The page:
So, I am here again in [chilly] Florida, looking out on my brown yard and black pool, feeling a bit like a stranger in a totally familiar land that’s suddenly gone slightly askew.
I realized as I made my way through a markedly varied cultural progression of airports yesterday (first LAX, the shittiest airport that ever existed, populated with some of the most unpleasant service people I have ever run into, and that’s coming from someone who has lived a substantial time in [unfairly maligned] New York City; then Houston, with equal proportions of guys in camo gear and perfectly suited businessmen; the finally [ahh] Orlando, with its tidy organization, well-posted signage, and friendly, helpful, drawl-free people) that although I obviously didn’t feel exactly at home in a country that wasn’t mine, I also no longer feel exactly right here.
Just like when I returned from Germany, I feel like almost as much of a stranger in the place I was born and raised in as the one I just left. Things are different here. For example, you can’t tell what public bathroom stall to go into because there’s no helpful green or red indicator linked to the bolting mechanism to show which ones are occupied and which ones merely have closed doors. Americans also talk funny – they have weird accents and really flat A’s! When James drove me home from the airport last night, I kept tensing up as he turned into the WRONG side of all the streets. It’s HARD to find even just one decent beer on tap in the average bar you walk into. (Kiwis have assy beer too, but there’s always one tested and true decent one in just about every pub – she says, after having conscientiously sampled many of them – never let it be said I am one to shirk my cultural research!) And the fatness ratios – not intending to be snarky, it is just truly astounding, is all – are just… whoa. Not that I haven’t seen quite a few stout Kiwis (including the Maori) but a really fat American is an eye-blinking thing to behold. There were more redcap carts running people off the walkways of the Houston airport than I’ve ever seen before – transporting a number of folks up there in years enough to not want to hafta schlep their own stuff around the place, but a large number too of those who had simply exceeded the weight limits of their own support structure. I’ve also managed to forget how to use my own kitchen sink – which way was the hot water again? It was disorienting when James swung open the living room door and I stepped into the house last night – consciously, I KNEW I live here, but there was no sense of familiarity left anymore – the ‘Ahhhh’ you say when you get home from a trip was not present. In fact, I felt even more strange and disconnected, knowing I should be feeling that feeling, and wasn’t. And stepping inside was the final, completing step of a return journey that – though I’d long been looking forward to it – started to become a far less attractive prospect in the last, very happy days of my trip, when I was spending my time with a Kiwi I’d prefer, ideally, to NOT be eight thousand-some miles away from.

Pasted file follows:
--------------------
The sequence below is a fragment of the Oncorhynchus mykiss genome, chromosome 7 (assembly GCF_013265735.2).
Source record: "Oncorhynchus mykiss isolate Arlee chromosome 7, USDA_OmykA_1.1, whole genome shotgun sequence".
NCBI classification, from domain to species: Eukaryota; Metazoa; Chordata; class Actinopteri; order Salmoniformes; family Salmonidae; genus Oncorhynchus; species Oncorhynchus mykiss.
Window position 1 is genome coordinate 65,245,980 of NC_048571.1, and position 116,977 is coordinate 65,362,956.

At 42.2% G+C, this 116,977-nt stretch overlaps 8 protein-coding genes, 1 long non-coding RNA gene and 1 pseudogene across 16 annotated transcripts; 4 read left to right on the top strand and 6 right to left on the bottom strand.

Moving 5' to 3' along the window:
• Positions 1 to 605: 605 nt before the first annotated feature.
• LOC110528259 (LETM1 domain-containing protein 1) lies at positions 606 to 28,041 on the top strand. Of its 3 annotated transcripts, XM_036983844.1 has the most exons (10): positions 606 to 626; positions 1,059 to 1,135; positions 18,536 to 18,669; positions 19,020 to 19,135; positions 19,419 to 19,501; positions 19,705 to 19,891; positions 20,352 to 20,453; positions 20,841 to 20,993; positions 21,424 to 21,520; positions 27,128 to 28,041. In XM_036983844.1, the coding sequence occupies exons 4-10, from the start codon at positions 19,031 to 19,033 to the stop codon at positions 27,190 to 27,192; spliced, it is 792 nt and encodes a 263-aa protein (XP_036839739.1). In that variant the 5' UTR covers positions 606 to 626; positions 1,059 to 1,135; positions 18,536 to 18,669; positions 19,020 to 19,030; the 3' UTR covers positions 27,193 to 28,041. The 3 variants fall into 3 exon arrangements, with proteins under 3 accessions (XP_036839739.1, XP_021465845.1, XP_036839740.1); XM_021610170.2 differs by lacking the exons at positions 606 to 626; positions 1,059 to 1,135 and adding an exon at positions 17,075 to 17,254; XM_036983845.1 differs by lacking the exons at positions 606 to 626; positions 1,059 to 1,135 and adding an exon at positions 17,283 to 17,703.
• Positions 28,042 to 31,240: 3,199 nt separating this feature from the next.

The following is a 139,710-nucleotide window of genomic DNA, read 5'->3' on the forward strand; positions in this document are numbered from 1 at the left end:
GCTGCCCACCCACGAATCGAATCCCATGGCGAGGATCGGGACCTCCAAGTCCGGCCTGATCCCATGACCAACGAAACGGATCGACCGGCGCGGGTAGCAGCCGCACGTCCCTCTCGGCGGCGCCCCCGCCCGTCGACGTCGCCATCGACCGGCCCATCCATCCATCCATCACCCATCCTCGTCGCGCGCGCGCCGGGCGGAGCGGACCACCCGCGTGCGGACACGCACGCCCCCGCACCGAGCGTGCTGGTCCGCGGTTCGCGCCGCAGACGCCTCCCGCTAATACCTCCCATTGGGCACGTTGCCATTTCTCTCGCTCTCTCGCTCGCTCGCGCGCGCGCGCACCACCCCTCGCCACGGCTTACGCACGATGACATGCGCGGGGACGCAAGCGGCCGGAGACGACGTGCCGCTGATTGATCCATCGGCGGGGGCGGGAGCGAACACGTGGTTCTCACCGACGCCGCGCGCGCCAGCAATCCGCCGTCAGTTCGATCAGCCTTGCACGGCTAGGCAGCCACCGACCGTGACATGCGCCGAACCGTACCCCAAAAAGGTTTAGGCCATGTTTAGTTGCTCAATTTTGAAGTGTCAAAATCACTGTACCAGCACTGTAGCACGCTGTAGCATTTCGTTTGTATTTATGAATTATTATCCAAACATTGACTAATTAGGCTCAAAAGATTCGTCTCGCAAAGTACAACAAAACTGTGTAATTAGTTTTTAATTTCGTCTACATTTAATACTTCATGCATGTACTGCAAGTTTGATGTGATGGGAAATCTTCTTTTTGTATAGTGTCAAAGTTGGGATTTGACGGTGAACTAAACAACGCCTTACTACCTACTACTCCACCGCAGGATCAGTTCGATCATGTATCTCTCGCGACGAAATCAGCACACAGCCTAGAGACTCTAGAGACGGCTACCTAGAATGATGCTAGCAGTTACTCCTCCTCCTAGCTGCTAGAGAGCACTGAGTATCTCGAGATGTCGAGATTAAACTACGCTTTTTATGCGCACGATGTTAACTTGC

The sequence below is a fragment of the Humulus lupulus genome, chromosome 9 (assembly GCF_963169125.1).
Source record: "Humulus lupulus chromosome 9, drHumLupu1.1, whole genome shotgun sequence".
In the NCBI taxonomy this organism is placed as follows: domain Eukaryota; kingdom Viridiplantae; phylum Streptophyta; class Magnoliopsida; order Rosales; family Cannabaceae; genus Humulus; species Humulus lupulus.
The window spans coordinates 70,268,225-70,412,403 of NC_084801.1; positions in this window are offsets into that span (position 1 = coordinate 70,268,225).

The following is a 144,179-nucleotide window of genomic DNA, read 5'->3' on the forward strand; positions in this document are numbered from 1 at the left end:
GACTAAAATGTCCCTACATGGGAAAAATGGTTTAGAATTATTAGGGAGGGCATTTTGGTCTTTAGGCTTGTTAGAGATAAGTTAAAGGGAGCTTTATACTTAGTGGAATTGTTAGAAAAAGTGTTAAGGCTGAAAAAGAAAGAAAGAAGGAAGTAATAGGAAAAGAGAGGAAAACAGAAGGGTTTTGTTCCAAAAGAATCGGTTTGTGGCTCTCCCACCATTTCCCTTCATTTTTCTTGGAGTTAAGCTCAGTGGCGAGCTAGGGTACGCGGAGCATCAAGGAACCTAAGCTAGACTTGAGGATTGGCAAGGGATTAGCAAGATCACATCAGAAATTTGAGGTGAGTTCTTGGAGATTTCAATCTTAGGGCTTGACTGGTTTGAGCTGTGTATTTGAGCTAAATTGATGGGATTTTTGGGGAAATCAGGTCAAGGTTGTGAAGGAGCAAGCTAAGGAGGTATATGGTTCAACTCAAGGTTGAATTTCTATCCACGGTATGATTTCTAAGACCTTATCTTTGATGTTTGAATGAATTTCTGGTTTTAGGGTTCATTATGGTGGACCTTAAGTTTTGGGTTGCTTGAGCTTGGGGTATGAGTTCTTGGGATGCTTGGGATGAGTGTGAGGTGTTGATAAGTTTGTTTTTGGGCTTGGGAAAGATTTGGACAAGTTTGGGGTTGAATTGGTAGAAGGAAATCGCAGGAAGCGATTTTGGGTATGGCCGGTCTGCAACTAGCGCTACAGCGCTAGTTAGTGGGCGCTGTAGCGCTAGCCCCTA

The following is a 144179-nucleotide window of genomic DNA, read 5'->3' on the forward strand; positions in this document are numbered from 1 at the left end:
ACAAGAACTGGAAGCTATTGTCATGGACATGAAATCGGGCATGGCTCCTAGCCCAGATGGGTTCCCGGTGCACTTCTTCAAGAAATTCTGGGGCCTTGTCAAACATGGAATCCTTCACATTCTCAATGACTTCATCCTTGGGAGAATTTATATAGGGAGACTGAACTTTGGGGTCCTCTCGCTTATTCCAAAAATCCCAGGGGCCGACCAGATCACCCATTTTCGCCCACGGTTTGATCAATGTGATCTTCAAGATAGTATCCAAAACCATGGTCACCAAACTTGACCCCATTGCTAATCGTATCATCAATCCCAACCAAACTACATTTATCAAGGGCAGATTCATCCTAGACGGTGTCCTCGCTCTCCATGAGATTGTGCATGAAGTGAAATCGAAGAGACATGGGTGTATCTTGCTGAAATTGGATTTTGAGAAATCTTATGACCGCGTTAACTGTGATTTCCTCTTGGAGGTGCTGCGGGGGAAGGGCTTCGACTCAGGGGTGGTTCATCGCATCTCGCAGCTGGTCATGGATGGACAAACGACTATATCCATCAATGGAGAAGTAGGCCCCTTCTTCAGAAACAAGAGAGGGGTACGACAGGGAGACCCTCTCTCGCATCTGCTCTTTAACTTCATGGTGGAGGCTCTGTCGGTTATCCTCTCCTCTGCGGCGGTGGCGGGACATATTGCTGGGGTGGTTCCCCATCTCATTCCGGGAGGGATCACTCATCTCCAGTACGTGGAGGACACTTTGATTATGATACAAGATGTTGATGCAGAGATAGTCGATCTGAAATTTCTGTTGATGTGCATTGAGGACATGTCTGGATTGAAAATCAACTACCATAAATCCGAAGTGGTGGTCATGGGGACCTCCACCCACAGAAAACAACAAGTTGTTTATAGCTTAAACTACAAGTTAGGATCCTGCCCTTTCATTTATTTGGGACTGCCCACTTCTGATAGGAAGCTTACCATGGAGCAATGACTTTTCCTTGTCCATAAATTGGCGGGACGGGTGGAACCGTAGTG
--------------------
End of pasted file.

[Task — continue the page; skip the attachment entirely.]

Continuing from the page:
Yet, for now: work awaits, my fridge is empty, I have a HUGE pile of mail to go through, and I am freezing to death in my meat-locker house. Familiarity will undoubtedly be re-found as I just plod through negotiating the vagaries of my daily existence.